Of the roughly 4.3 million tipped workers in the U.S., almost 60 percent of them — 2.5 million — are waiters and bartenders, according to Allegretto’s research. Around 67 percent of all tipped workers and 69 percent of servers and bartenders are women. EPI’s research found that 24 percent of waiters and bartenders are parents, and 16 percent of women in those jobs are single mothers. Around 47 percent of tipped workers and 50 percent of waiters and bartenders were members of families that earn less than $40,000. In New Jersey, where Fox works, the average annual salary for waiters and waitresses was $23,100 in 2016.

When the tipped minimum wage was established in 1966, it was set at 50 percent of the applicable minimum wage rate. At the time, the minimum wage was $1.25, which made the tipped wage around 63 cents, and it was due to increase whenever the minimum wage went up.

In 1996, however, President Bill Clinton struck a deal with Congress that raised the minimum wage while leaving the tipped minimum at $2.13 an hour. It has remained frozen at that level ever since.

The restaurant industry relentlessly opposes efforts to increase or eliminate the sub-minimum wage for tipped workers. The National Restaurant Association, an industry advocacy group, argues that an increase is unnecessary because most waiters already earn well above the minimum wage once tips are factored in. Shannon Meade, the association’s director of labor and workforce policy and government affairs, said the group’s research has found that tipped workers are “among the highest-paid employees” in most restaurants and typically earn between $16 and $22 an hour.

“The practice of tipping and the opportunity to earn more than the federal minimum wage has always attracted employees to the restaurant industry,” Meade said.

But labor advocates noted in interviews that such averages include high-end restaurants, where tips can help waitstaff earn comfortably middle-class salaries. At diners and other less-expensive establishments, tips can be much lower. And activists point to evidence that tips can be influenced by factors such as a server’s race, age or physical attractiveness.

“If you believe tipping is going to lead to better outcomes for workers because they are going to impress the consumer and they are going to compensate them well, then sure, it works,” Allegretto said. “But customers are going to tip based on factors that are largely out of the control of the employee.”

Although the minimum wage is one most researched topics in economics, the tipped wage has not been as thoroughly investigated. The research that has been done has reached conflicting conclusions. A 2012 paper from economists at the IZA Institute of Labor Economics, a German research organization, found that increasing the tipped minimum led to higher earnings but lower levels of employment. Allegretto has found wage hikes raise earnings without reducing employment. And a recent working paper by Census Bureau economist Maggie R. Jones found that in areas where tipped wages are higher, employment actually increases, at least up to a certain point.1 But Jones also found that raising the tipped wage doesn’t increase workers’ earnings because tips fell when wages rose.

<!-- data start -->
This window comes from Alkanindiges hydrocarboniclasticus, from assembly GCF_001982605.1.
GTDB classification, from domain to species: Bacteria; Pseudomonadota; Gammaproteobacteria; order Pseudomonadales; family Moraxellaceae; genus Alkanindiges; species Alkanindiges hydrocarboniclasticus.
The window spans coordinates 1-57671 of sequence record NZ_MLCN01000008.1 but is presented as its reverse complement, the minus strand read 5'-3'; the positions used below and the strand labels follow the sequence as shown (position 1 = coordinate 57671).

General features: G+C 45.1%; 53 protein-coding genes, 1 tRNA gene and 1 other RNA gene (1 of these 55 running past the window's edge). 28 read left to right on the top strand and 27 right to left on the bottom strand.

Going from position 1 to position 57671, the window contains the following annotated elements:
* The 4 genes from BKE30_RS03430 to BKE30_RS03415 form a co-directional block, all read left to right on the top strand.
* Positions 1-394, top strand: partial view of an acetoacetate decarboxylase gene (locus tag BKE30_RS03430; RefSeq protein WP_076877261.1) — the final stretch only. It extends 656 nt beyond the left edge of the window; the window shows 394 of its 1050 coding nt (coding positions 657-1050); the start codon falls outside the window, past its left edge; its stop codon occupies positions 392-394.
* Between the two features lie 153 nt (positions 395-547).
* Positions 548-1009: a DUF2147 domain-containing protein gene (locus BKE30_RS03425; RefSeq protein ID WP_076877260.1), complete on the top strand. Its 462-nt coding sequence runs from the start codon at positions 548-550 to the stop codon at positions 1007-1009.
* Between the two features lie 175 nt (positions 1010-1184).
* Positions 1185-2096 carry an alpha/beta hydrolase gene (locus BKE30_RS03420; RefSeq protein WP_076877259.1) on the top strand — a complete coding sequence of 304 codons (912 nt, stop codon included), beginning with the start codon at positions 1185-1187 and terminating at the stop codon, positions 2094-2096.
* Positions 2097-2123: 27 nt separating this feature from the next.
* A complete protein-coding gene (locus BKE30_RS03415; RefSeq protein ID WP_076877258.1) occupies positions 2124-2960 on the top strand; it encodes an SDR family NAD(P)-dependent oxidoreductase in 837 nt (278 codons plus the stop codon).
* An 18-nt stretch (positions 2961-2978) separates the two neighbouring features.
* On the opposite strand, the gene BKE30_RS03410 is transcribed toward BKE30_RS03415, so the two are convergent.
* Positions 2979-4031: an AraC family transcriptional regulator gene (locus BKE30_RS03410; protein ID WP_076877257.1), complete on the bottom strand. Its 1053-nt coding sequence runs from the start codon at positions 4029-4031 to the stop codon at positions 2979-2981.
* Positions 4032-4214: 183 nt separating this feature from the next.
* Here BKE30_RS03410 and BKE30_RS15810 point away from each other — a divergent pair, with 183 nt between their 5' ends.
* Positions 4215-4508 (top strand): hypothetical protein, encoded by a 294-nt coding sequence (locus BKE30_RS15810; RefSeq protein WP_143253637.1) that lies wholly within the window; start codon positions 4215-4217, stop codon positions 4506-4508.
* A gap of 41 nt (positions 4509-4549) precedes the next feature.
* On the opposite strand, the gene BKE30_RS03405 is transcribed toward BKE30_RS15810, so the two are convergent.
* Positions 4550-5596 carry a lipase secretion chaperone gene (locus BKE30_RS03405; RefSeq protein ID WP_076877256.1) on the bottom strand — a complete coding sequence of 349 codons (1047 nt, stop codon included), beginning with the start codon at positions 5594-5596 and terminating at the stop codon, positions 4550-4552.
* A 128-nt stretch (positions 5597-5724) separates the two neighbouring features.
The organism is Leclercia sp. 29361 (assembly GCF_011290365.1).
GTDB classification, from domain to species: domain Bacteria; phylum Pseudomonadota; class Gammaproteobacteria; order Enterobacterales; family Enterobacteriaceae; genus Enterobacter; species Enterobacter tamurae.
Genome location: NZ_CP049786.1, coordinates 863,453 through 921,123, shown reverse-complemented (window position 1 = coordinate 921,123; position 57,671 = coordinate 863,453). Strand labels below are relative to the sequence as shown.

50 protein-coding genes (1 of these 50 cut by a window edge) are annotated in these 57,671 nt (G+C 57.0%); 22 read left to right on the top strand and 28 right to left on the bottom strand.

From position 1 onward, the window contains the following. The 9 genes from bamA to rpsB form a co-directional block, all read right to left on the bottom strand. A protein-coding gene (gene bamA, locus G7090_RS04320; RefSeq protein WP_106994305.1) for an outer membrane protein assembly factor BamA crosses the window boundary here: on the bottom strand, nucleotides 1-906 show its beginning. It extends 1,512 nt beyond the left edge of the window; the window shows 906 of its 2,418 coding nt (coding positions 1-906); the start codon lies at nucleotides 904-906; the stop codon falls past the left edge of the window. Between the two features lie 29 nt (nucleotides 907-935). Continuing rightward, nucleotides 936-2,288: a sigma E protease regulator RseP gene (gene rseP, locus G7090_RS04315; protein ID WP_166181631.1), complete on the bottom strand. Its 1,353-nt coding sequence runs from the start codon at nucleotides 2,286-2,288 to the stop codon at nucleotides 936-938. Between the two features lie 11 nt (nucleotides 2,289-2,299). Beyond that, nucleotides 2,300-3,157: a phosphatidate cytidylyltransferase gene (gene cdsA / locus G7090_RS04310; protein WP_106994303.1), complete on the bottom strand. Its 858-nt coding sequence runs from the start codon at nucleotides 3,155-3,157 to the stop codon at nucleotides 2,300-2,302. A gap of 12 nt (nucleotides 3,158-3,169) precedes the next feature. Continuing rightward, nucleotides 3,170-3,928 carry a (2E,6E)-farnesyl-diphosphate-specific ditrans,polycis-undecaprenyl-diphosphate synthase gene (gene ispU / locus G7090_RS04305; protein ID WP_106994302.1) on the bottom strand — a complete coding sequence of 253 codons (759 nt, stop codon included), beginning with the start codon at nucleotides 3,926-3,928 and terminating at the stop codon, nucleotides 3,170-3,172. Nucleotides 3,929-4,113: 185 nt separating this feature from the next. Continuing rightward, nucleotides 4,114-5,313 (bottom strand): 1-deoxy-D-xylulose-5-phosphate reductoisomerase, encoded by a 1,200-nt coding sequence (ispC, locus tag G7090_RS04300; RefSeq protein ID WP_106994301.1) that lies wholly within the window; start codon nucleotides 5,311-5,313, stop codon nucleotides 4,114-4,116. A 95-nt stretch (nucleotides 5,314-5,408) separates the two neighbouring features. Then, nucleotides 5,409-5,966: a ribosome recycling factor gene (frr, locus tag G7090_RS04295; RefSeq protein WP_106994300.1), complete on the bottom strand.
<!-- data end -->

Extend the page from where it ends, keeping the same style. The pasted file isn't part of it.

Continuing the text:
Not all workers are sold on the idea of raising the tipped wage. A little over two years ago, Steve Marandola, 50, moved from New Jersey to Bellingham, Washington, where the tipped wage is now $11 an hour. Marandola has worked in the restaurant industry for 30 years and currently works at an Applebee’s.

According to Marandola, prices have risen since the wage went up, and both customers and the business are reacting. He still receives tips, but they’re much lower than they once were, and nobody at his store works more than 20 hours a week. He says some restaurants are even experimenting with replacing waiters with tablet computers.

“When you’re going in and you can only count on two hours and you only have that 3 or 4 days a week, it becomes an unsustainable model for everybody,” he said. “Maybe with some middle ground it would work out — $2.13 is kind of ridiculous, but so is $11.”

CORRECTION (March 13, 1:40 p.m.): An earlier version of a chart accompanying this story misstated minimum wages for two states. Michigan’s minimum wage is $8.90 per hour, not $9.80. Iowa’s minimum wage for tipped workers is $4.35, not $4.25.


  1. Jones found that when the tipped wage exceeds about $6 or $7 an hour, employment does begin to decrease.

Kathryn Casteel is a former FiveThirtyEight staffer who wrote about economics and policy issues.